We won't know if the Dubai assassination was worth it until we have all the facts.

Opinions about events beyond our borders.
Feb. 22 2010 2:56 PM

A Cost-Benefit Analysis of the Dubai Assassination

We won't know if it was worth it until we have all the facts.

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The truth is, such love-hate relationships aren't unique to Israelis or to intelligence agencies. This is another example of the familiar art of elevating and demoting maverick politicians, trendy artists, and the authors of brainy new ideas—the habit of journalism that is driven by a constant need for excitement. "Just as the previous mood of self-congratulation [about the success of the operation] was overheated and ill-advised, so too, now, is the opprobrium," wrote a lonely voice of balanced reason.

Anyway, how can we seriously evaluate the costs and the benefits, the singularity of the achievement and the profundity of the scandal, without having all the necessary information about Mabhouh's future plans available?

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Will it now be more difficult for the Iranians to send weapons to Gaza? And if so, for how long? What will it cost to replace Mabhouh? Was he uniquely skilled in his field—an irreplaceable master terrorist? Or were the killers wasting costly bait on the equivalent of goldfish? Did the country that carried out the attack just lose half its force of professional assassins? Will Israel suffer diplomatically because of this operation—as some have warned—or is it just the passing scandal of the week that will go away quickly—as others have argued?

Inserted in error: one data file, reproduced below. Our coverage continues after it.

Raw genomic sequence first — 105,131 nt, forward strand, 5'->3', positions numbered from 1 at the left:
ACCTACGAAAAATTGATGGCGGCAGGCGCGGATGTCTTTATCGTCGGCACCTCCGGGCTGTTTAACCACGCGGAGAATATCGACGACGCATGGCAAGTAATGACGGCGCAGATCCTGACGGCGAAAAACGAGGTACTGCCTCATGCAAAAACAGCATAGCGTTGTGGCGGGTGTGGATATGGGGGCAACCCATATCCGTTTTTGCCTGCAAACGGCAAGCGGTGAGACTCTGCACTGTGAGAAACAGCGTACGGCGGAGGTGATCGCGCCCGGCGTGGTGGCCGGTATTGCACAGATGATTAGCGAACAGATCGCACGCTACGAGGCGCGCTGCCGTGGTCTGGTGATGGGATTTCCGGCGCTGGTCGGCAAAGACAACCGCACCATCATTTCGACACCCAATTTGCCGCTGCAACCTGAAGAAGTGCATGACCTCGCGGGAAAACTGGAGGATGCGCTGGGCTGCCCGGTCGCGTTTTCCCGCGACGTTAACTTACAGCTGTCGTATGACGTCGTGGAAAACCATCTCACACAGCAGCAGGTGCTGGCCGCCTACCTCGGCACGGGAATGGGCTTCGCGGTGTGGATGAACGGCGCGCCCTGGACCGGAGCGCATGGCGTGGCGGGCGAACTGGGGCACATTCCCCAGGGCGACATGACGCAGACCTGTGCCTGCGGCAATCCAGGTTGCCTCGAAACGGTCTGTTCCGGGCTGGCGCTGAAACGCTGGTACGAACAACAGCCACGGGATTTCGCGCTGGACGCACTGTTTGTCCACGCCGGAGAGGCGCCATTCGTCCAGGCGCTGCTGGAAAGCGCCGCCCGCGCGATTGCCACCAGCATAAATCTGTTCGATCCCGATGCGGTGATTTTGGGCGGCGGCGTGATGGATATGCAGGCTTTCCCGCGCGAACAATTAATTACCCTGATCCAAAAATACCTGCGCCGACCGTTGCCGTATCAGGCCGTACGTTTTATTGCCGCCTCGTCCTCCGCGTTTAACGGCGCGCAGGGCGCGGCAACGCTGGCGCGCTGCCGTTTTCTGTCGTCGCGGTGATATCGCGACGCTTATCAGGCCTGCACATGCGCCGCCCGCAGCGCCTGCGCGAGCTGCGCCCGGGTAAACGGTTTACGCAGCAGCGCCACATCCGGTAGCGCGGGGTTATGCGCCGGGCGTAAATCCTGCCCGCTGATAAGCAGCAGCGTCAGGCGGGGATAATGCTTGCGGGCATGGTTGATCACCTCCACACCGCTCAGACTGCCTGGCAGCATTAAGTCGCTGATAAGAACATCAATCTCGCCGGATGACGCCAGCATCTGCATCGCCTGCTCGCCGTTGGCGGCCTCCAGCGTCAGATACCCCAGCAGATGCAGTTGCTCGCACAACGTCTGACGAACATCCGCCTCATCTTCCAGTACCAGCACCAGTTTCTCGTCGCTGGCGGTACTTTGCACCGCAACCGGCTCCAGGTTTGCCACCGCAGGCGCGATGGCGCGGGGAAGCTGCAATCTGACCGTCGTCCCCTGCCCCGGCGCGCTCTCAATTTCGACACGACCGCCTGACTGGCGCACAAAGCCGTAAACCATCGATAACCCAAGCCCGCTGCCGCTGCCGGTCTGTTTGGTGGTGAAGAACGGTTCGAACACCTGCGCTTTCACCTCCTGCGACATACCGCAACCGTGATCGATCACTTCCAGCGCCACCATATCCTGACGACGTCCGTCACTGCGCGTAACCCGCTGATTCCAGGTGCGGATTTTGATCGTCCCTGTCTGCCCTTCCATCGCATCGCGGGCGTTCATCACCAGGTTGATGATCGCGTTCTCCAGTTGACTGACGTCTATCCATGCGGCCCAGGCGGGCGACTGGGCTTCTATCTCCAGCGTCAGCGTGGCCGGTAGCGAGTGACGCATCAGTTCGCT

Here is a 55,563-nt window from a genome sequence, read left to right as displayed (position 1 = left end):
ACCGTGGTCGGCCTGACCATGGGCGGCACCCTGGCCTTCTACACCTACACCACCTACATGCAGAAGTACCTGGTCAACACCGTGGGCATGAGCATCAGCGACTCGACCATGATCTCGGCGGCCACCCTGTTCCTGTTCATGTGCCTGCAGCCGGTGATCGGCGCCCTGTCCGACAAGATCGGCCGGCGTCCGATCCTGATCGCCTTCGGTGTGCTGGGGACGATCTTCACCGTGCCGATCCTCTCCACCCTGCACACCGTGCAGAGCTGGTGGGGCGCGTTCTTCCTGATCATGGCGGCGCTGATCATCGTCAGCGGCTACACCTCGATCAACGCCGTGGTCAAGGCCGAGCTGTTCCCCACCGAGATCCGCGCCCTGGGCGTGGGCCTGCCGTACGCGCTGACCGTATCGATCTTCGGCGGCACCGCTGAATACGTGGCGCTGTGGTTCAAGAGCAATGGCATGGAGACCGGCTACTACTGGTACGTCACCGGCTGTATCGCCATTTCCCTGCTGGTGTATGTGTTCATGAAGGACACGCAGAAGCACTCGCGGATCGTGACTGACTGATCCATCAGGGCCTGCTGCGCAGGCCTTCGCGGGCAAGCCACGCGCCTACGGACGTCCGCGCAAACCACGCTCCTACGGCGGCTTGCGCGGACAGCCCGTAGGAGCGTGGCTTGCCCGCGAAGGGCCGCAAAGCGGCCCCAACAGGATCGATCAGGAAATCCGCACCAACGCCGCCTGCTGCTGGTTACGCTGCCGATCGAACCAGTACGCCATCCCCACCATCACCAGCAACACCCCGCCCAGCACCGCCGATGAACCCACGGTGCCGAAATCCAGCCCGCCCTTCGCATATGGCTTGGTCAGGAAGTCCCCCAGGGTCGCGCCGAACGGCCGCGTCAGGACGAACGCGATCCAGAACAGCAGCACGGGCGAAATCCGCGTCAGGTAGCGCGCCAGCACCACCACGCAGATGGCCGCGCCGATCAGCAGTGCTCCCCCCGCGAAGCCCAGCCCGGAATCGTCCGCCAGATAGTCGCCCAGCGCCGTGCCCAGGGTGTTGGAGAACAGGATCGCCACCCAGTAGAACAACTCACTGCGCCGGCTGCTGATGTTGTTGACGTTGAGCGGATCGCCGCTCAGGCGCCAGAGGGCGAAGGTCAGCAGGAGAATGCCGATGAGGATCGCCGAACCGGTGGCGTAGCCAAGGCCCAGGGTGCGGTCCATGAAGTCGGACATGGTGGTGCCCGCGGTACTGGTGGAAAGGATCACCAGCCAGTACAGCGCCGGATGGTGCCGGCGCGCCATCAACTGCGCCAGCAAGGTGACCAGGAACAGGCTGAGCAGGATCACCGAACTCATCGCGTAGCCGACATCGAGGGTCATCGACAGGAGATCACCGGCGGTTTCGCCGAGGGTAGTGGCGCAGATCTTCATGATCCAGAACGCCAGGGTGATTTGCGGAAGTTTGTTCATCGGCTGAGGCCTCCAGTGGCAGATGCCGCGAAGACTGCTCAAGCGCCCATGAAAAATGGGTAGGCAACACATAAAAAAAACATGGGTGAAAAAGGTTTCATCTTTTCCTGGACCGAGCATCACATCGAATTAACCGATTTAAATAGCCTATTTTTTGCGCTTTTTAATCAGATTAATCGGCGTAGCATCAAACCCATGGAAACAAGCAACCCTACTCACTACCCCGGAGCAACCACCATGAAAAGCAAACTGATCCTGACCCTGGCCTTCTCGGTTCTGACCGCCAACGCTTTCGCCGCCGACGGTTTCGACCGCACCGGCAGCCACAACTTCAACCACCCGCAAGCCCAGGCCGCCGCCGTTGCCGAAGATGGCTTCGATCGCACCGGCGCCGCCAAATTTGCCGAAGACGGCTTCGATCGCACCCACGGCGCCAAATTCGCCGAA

Will it now be more difficult to carry out such operations? Has a new era dawned on the ancient art of targeted killings—as some have claimed—because of the sophisticated biometric tools available to catch the perpetrators? Didn't the people who planned the Dubai operation realize that times were changing? If you can't answer most of these questions with at least some confidence, you can't say whether the operation was worth it.

When benefits are vague, costs are hotly debated, and context is lacking from all accounts of the Dubai assassination, calculating whether it was worth it becomes more of a hunch than a thoughtful analysis.

Context is the most important component of every story: It would be one thing to learn that Mossad failed in one operation out of 200—and quite another to learn that it didn't completely succeed in one operation out of three. It is hard to judge the demands for investigations and for the removal of high officials or acknowledgment of error when successes are kept under wraps and only mishaps are made known to the public—in short, when perspective is missing. But that is the very nature of covert activities. And whether or not we are in a new era of clandestine operations, that isn't likely to change much.

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Shmuel Rosner is a contributing opinion writer for the International New York Times, and political editor for the Jewish Journal

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